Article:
On the surface The Thing handles not too divergently from every early PS2 action-horror, in that none of the actions you perform seem to have any weight behind them. The controls are clunky and general handling is entirely tedious. It’s one of those games where you can’t even be arsed to try and survive because the gameplay lacks the necessary tactile feedback to make the experience feel fraught and perched on the precipice of life and death. I’m reminded of an old tactical third-person shooter series called Conflict. That series also felt you were trying to control soldiers who were undergoing an out of body experience. The Thing shares another similarity with Conflict in that it’s loosely squad based.
A concept that’s usually as compatible with tense survival horror as the Conservative Party is with the NHS. You still have to do all the work, of course, but you get to issue limited commands. It's similar to when you get a pseudo promotion at work which means you're still a low-earning bottom feeder but now have twice the responsibility. 

In The Thing, however, the squad mechanics are the primary source of horror. Discounting the wonderfully grotesque bosses, the parasitic monsters in The Thing aren’t really that great.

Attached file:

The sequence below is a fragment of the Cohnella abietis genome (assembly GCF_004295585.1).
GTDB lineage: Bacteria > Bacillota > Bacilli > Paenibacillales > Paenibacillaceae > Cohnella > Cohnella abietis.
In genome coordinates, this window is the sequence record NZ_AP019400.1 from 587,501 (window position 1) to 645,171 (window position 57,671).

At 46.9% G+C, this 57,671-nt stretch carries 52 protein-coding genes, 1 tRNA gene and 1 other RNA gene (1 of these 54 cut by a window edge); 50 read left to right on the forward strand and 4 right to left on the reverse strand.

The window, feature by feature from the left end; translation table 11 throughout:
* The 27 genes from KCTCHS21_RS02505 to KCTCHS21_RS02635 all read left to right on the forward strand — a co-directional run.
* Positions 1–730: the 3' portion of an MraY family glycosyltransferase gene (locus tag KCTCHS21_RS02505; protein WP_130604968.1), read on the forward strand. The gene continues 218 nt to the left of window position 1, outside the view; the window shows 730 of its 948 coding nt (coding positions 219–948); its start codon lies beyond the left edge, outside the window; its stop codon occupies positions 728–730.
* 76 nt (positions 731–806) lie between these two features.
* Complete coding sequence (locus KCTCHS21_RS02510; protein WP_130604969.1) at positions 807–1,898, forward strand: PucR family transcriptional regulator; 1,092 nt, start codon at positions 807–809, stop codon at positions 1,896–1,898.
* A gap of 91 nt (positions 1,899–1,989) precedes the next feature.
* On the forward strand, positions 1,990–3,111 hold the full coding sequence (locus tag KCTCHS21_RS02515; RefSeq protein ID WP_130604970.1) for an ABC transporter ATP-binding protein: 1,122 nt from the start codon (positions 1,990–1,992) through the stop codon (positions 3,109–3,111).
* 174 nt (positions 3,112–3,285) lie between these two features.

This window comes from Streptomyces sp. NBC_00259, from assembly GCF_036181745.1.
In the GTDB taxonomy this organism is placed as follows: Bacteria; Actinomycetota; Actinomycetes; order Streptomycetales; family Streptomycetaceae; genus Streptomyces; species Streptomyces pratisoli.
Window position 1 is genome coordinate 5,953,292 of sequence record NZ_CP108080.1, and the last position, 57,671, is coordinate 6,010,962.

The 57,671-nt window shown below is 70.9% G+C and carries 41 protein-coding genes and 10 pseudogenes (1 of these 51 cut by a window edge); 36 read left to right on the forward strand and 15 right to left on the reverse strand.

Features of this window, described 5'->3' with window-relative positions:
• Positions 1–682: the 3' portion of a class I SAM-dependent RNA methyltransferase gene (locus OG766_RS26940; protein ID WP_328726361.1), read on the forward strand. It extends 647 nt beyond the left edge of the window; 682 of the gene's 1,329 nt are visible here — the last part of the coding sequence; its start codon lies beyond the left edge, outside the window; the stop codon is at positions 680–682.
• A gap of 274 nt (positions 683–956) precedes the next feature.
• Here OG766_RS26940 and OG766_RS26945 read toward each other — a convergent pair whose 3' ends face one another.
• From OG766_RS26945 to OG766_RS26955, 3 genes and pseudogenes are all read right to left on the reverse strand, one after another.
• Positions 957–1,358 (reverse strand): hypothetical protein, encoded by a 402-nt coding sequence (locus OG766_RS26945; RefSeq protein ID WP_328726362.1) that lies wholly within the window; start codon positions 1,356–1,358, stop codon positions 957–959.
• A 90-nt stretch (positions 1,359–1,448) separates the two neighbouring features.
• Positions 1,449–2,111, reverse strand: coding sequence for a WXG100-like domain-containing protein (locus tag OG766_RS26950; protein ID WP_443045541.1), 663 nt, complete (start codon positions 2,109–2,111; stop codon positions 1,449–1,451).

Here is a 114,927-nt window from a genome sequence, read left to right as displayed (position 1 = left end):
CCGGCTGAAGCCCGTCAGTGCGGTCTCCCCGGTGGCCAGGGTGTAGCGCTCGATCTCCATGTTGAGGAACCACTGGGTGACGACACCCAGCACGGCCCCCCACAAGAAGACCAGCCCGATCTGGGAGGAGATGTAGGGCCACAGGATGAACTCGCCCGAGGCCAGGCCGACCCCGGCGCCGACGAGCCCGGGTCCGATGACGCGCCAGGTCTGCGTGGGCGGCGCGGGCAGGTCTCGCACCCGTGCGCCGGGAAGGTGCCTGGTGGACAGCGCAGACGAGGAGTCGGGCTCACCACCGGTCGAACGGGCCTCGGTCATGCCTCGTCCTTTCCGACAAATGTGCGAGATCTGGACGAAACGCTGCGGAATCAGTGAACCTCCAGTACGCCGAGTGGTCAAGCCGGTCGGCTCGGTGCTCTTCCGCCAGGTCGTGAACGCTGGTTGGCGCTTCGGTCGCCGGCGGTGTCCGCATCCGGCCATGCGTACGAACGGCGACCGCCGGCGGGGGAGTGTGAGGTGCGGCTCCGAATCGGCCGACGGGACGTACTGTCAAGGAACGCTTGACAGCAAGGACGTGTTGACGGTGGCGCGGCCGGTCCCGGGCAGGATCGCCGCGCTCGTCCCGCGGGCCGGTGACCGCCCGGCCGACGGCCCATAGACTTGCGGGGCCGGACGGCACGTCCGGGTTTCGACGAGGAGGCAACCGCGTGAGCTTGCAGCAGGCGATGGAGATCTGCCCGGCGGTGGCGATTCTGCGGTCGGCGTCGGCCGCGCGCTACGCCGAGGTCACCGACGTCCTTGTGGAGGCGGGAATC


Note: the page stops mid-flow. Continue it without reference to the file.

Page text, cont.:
One problem with this game lies in the sheer number of high-powered weaponry it throws at you. The whole point in the film was that all they had was tools, explosives for mining, and a rule-of-cool flame-thrower. The monsters here are easily dispatched and worse, owing to the age of the game, they're rather bland and uninspired - like a Nickelback album post-Silver Side Up. Sure, they're oddly proportioned, with elongated limbs and body parts in odd places, but what wasn't on the early days of the PS2? There are some decent designs, such as the crab-person Thing that's blended with a dog. But nothing really captures the disgustingly visceral in a way the original film or Half Life's Head Crab zombie-mutants did. 

The game’s trust and fear systems for its NPCs is what ratchets up the tension, emulating the nail-biting paranoia of the film - which saw colleague turn against colleague in a Darwinian bid to survive. The idea is that, over time, your team members eventually become suspicious of each other and yourself, suspecting you to secretly be a twisted alien parasite. We've all been there after a few. The same can be said of them, as the game periodically infects your team members. There’s no real way of telling whether a team mate is infected or not. MacReady's blood testing device used in film (which causes infected blood to shoot into the air as though it’s just seen a large spider) puts in an appearance. Except the game is so poorly made this mechanic doesn’t work properly, meaning there really is no way of knowing who is just having a breakdown or who is about to betray and infect you. It’s like the dating scene in 2016.